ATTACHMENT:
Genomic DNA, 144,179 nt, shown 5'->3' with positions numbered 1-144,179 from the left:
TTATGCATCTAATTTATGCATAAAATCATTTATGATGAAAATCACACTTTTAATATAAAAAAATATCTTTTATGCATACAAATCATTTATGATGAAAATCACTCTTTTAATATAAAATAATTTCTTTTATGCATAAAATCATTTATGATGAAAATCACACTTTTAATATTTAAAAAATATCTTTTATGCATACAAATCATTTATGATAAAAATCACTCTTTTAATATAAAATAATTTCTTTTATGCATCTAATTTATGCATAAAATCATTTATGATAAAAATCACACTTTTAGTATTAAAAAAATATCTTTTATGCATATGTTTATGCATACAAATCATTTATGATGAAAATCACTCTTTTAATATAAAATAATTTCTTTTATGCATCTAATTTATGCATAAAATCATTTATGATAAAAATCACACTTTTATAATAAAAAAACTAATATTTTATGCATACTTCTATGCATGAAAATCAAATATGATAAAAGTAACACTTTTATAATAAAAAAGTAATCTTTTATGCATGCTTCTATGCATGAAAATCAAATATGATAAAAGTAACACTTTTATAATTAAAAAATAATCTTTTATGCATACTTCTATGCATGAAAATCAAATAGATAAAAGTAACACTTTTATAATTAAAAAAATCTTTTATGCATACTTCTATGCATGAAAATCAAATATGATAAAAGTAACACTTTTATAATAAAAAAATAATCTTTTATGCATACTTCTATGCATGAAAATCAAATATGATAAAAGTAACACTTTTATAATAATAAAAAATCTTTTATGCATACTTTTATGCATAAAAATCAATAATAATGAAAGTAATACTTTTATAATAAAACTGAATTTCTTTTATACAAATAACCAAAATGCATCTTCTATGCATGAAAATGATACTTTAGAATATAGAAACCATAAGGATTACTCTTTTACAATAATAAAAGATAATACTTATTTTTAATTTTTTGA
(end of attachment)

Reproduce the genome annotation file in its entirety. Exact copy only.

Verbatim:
Genomic DNA, 144,179 nt, shown 5'->3' with positions numbered 1-144,179 from the left:
TTATGCATCTAATTTATGCATAAAATCATTTATGATGAAAATCACACTTTTAATATAAAAAAATATCTTTTATGCATACAAATCATTTATGATGAAAATCACTCTTTTAATATAAAATAATTTCTTTTATGCATAAAATCATTTATGATGAAAATCACACTTTTAATATTTAAAAAATATCTTTTATGCATACAAATCATTTATGATAAAAATCACTCTTTTAATATAAAATAATTTCTTTTATGCATCTAATTTATGCATAAAATCATTTATGATAAAAATCACACTTTTAGTATTAAAAAAATATCTTTTATGCATATGTTTATGCATACAAATCATTTATGATGAAAATCACTCTTTTAATATAAAATAATTTCTTTTATGCATCTAATTTATGCATAAAATCATTTATGATAAAAATCACACTTTTATAATAAAAAAACTAATATTTTATGCATACTTCTATGCATGAAAATCAAATATGATAAAAGTAACACTTTTATAATAAAAAAGTAATCTTTTATGCATGCTTCTATGCATGAAAATCAAATATGATAAAAGTAACACTTTTATAATTAAAAAATAATCTTTTATGCATACTTCTATGCATGAAAATCAAATAGATAAAAGTAACACTTTTATAATTAAAAAAATCTTTTATGCATACTTCTATGCATGAAAATCAAATATGATAAAAGTAACACTTTTATAATAAAAAAATAATCTTTTATGCATACTTCTATGCATGAAAATCAAATATGATAAAAGTAACACTTTTATAATAATAAAAAATCTTTTATGCATACTTTTATGCATAAAAATCAATAATAATGAAAGTAATACTTTTATAATAAAACTGAATTTCTTTTATACAAATAACCAAAATGCATCTTCTATGCATGAAAATGATACTTTAGAATATAGAAACCATAAGGATTACTCTTTTACAATAATAAAAGATAATACTTATTTTTAATTTTTTGA